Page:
News Release

New Legislation Enhances “Mission of Service” by California’s Not-For-Profit Hospitals
New Video Profiles Community Benefit Programs Offered Across California to Meet Local Needs

(SACRAMENTO – April 20, 2015) California’s not-for-profit hospitals support a diverse array of community benefit programs across the state that are tailored to meet specific local health care needs. Those programs would be strengthened by Assembly Bill (AB) 1046 by Assemblymember Matt Dababneh (D-Encino), which provides greater transparency and accountability in the reporting of these programs. These community benefit programs, which provide help to millions of vulnerable Californians, are the subject of a new video produced by the California Hospital Association.

Community benefit programs are a core mission of not-for-profit hospitals, which invest every penny of unspent revenue back into their communities. These programs include the City Heights Teaching Kitchen in San Diego, an acute detox center for heroin addicts in Ventura County, an innovative biotechnology academy for high school students in Contra Costa County, and an interim care program for the homeless in Sacramento.

The video can be found here:

Dababneh’s measure, AB 1046, would align federal and state reporting requirements for these community benefit programs, streamlining paperwork requirements and allowing more resources to be devoted to community partnerships. It would also preserve the ability of hospitals to collaborate with community groups to support programs that target local needs.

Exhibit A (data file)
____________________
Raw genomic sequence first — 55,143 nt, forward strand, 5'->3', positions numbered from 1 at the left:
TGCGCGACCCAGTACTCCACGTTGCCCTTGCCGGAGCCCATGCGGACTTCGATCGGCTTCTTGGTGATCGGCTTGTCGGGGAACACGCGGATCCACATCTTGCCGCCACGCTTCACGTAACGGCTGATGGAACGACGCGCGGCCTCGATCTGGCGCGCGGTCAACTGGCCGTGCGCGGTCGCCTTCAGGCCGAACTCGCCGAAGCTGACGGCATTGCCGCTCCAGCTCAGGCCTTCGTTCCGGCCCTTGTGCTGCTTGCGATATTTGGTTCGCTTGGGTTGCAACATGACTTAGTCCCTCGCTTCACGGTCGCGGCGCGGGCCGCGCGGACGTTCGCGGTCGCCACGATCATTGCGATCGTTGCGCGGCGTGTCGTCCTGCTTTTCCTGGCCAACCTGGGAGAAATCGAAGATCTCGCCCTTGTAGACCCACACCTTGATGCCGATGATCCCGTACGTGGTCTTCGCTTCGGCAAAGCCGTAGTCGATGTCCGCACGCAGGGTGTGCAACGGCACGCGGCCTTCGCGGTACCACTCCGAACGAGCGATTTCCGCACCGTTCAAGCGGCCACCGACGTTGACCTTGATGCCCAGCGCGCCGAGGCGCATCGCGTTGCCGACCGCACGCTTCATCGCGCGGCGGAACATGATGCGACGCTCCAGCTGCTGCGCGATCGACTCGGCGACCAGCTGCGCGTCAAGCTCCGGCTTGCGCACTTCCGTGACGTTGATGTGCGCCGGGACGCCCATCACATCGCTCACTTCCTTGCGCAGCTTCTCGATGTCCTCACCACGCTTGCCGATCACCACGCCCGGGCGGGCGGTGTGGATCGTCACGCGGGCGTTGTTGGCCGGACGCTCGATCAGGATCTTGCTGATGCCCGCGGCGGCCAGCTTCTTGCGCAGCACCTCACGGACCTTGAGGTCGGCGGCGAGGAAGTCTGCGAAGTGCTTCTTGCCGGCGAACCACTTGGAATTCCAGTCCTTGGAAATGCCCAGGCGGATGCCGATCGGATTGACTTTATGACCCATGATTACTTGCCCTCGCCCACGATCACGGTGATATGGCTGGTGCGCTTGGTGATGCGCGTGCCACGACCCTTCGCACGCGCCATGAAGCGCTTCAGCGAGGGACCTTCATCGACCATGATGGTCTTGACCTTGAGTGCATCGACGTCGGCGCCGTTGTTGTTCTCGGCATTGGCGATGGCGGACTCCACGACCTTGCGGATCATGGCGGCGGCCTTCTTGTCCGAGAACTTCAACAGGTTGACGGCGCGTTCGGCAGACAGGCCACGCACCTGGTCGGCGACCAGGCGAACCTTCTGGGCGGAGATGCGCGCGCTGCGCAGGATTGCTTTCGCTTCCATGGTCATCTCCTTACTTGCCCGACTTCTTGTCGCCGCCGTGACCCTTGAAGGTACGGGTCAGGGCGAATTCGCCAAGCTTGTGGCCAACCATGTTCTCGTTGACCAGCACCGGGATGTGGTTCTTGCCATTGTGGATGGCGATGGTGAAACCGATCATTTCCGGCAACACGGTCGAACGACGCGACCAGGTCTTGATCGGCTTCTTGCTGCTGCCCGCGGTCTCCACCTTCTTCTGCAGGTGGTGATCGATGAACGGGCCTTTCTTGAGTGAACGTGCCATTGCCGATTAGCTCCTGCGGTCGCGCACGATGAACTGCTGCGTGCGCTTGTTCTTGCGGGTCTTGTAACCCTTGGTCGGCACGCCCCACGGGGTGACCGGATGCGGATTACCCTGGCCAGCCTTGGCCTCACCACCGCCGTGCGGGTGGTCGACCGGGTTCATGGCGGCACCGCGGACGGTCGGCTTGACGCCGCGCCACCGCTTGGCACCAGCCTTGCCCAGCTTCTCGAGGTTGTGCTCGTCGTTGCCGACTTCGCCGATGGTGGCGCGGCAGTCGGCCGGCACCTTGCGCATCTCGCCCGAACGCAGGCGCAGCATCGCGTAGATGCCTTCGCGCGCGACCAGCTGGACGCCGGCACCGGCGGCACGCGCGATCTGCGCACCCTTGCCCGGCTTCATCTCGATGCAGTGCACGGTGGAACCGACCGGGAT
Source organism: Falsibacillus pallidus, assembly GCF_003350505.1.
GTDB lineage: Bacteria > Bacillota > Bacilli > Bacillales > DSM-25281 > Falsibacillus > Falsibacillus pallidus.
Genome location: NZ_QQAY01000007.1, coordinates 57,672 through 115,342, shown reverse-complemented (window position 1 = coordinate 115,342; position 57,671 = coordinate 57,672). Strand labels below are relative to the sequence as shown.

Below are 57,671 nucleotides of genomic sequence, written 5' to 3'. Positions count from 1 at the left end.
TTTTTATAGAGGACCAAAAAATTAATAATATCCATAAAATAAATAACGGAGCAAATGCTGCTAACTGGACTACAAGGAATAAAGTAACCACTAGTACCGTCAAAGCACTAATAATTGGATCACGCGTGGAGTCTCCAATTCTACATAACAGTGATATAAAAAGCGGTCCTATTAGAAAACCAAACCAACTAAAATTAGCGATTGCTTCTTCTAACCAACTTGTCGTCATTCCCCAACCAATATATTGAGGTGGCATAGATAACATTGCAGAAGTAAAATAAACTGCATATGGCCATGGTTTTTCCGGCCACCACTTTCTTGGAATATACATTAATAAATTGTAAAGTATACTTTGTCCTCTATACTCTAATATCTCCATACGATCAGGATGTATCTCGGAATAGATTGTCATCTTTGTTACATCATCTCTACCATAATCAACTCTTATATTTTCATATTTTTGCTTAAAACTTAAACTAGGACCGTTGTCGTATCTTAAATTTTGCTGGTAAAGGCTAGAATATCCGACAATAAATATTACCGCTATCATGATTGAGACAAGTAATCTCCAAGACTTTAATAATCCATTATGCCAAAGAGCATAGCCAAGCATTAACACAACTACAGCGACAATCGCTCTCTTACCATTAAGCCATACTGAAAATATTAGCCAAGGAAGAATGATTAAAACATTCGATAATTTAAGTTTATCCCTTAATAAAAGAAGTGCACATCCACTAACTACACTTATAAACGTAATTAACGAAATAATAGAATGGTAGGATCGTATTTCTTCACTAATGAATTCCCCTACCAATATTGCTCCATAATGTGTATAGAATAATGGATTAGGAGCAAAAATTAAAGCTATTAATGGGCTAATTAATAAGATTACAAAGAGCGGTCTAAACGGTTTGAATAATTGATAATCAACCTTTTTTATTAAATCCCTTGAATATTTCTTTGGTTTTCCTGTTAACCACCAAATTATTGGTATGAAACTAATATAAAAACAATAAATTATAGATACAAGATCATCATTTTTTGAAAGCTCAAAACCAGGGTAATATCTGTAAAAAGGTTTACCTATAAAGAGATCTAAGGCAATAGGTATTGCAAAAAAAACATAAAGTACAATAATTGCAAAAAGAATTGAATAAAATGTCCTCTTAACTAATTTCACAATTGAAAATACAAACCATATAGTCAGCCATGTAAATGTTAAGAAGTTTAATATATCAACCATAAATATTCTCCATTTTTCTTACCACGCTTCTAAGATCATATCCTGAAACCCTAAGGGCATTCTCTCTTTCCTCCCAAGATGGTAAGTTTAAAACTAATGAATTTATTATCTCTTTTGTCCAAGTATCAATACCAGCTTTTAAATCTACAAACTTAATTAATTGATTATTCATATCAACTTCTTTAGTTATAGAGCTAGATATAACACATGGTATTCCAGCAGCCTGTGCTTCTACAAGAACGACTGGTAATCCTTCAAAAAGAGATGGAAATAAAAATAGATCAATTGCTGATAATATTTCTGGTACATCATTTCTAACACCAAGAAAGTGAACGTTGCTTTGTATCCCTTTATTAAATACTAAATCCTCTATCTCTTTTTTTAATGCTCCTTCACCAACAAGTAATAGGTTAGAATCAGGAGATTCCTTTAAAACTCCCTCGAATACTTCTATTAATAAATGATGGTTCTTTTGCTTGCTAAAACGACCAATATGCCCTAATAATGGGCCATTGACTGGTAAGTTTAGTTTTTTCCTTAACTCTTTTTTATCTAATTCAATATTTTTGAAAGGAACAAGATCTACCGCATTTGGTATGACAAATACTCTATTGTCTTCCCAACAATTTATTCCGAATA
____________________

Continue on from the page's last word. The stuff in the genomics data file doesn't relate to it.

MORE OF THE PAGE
“These are hospitals that have a mission of service, these are hospitals that want to serve

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their community. I want to make sure we’re empowering them to do that,” Dababneh said. “To make a one-size-fits-all program or a one-size-fits-all requirement doesn’t serve my community any better, and doesn’t help these hospitals achieve their goals.”

Kim Milstien, formerly the Chief Executive Officer at Simi Valley Hospital, said the drug detox program developed during her tenure addressed a sharp rise in opiate abuse that the community needed to confront.

“We all think it happens in the next town, on the next street, in the next family.” Milstien said.

Hospital leaders say that with 12 million Californians now enrolled in Medi-Cal, the need for these successful community benefit programs is greater than ever.

The California Hospital Association is sponsoring AB 1046.